Regarding Lavender

To most people, lavender is strictly associated to soaps, perfumes and wall colors. Lavender has been used in the culinary world for centuries and is enjoying a bit of a renaissance. Today’s creative chefs look towards this member of the mint family to spice up cocktails and savory dishes as well as add delicate elegance to sweeter offerings.

Kathy Gehrt’s most recent book, Discover Cooking with Lavender features seventy-five recipes for seasonings, drinks, savory dishes and sweets. The book is filled with unique recipes that won’t give you an impression of bath beads or spa treatments – Kathy Gehrt celebrates the best that lavender has to offer to the culinary world.

I love these recipes because they encompass my motto for a great cookbook: sophisticated and, at the same time, accessible. The book is a fantastic introduction to anyone looking to experiment in the kitchen with lavender – from seasoned chefs, foodies, and novice cooks as well as lavender and gardening enthusiasts.

More than just recipes, Discover Cooking with Lavender walks through buying, growing and harvesting lavender. Cooks will discover the varieties of lavender best for culinary use, how to harvest lavender buds and new techniques for bringing this herb’s exotic flavor into drinks, savories and desserts. And the photos are beautiful!! Even if the charming photographs alone don’t have you running out the door to pick up a lavender bush of your own, the fabulous recipes definitely will!

Here’s a note from the author; “After 25 years as a technology executive, I decided to focus on my true passion which is creative cooking,” said Gehrt. “Discover Cooking with Lavender sprang from my love for food, friendship and gardening, and I’m thrilled to be able to share ideas for how to incorporate this fragrant herb into everyday cooking.”

And we’re glad she did! – Kathy Casey

Photo by Brian Smale, from Discover Cooking with Lavender

Lemon Lavender Pound Cake

This pound cake originated in 17th century England. The original recipe called for one pound of butter, sugar, eggs and flour. As baking powder and baking soda came into use in the late 1800s, the recipe was modified. Lemon gives this cake a citrus taste, while lavender adds a hint of fresh flowers.

Makes About 12 Servings

4 cups of all-purpose flour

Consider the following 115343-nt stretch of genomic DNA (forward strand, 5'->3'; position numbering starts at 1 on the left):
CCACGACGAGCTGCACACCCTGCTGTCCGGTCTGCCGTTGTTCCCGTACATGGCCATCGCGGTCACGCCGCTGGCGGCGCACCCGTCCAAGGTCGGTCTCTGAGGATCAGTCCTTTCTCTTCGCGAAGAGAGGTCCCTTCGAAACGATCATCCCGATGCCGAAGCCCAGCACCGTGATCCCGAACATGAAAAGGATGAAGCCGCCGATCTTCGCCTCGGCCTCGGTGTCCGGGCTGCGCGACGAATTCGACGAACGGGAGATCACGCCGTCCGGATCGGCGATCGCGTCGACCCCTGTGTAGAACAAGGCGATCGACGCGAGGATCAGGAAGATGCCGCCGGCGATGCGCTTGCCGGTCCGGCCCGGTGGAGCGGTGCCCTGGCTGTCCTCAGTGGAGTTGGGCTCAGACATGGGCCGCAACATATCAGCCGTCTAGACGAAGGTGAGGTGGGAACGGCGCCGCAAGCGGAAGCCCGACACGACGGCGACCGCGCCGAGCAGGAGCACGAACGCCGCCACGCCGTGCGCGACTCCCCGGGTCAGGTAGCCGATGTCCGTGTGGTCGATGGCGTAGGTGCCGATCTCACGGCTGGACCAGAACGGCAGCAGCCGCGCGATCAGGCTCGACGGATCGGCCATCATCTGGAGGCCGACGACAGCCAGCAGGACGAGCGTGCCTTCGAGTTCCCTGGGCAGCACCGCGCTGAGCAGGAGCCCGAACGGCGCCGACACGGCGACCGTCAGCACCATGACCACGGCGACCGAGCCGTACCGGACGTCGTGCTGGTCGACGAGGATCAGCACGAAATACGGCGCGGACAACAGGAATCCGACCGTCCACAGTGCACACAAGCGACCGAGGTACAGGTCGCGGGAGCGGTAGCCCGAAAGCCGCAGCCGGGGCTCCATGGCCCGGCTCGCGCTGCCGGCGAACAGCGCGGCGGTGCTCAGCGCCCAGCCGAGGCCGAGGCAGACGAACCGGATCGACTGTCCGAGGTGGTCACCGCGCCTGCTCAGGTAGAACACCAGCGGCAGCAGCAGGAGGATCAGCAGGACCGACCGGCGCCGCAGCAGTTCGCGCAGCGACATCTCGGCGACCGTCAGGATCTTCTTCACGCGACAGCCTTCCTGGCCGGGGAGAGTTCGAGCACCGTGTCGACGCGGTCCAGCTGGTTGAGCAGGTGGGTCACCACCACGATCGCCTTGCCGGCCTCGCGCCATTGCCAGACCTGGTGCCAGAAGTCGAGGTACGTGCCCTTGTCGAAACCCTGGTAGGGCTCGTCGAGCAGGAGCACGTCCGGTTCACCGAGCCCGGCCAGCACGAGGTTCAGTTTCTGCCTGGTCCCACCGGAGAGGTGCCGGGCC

1/2 tsp. baking powder
1/2 tsp baking soda
1/2 tsp of salt
1 Tbsp. dried lavender buds, finely ground
8 ounces of unsalted butter, at room temperature
2 1/4 cups granulated sugar
3 Tbsp freshly-grated lemon zest
5 eggs
1/4 cup freshly-squeezed lemon juice
1 cup of plain sour cream

For the glaze:
1 cup of powdered sugar
2 tsp freshly-grated lemon zest
2 Tbsp freshly-squeezed lemon juice
1 tsp dried lavender buds, finely ground using a spice grinder

1. Preheat oven to 325° F. Butter and flour a 12-cup Bundt pan.
2. Sift flour, baking powder, baking soda and salt into a large bowl. Stir in the dried lavender buds, then set mixture aside.
3. Combine butter, sugar and lemon zest in the bowl of a stand mixer. Using the paddle attachment, mix on medium speed until the mixture becomes smooth and pale, about 5 to 8 minutes.
4. Add eggs, one at a time, fully mixing each into the batter before adding another. After the last egg is added, slowly add the lemon juice and mix for 1 minute. Scrape down the sides of the bowl and mix 30 more seconds until all ingredients are fully incorporated.
5. Remove bowl from the mixer. Add flour mixture in 3 parts, alternating with the sour cream. Use rubber spatula and gently mix just until all ingredients are incorporated.
6. Pour batter into prepared Bundt pan, filling pan two-thirds full.
7. Bake on center rack of oven for 70 minutes, or until top is golden brown. Insert toothpick into center of the cake; it will come out clean when the cake is done.
8. Let cake cool in the pan on a wire rack for at least 20 minutes.
9. Loosen the sides of the cake pan with a sharp knife. Place serving plate, upside down, on the top of the cooled Bundt pan and invert the pan to remove the cake. Let cake cool completely.

Glazing the cake
1. Sift powdered sugar and ground lavender buds into a medium bowl, then add the lemon zest and lemon juice, Mix with a spoon until smooth. Drizzle glaze over the cooled pound cake.

© Kathy Gehrt, Discover Cooking with Lavender, Florentia Press (2010)

Lavender Lemon Soda

Fizzy, sweet, cold and fresh, soda tastes great on a hot summer afternoon. Hidcote lavender is a great choice for this drink because of its floral essence. Blue Velvet, Provence or Munstead varieties also work well.

Makes 4 Servings

1 cup water
1 cup sugar
2 Tbsp fresh lavender flowers
1 cup freshly-squeezed lemon juice
25.3 fluid ounces sparkling mineral water
Ice cubes

  1. Combine water, sugar and lavender in a small saucepan and bring to a simmer over gentle heat.
  2. Remove pan from stove and let mixture steep for 5 to 10 minutes. Strain out flowers and chill the syrup until you are ready to use it.
  3. Combine lavender syrup with lemon juice and pour ½ cup of this liquid into an ice-filled glass. Fill the glass with sparkling mineral water and stir. Serve immediately.

© Kathy Gehrt, Discover Cooking with Lavender, Florentia Press (2010)

Posted by Kathy Casey on September 23rd, 2010  |  Comments Off on Regarding Lavender |  Posted in Books to Cook, dessert, Dishing with Kathy Casey Blog, Recent Posts, Recipes

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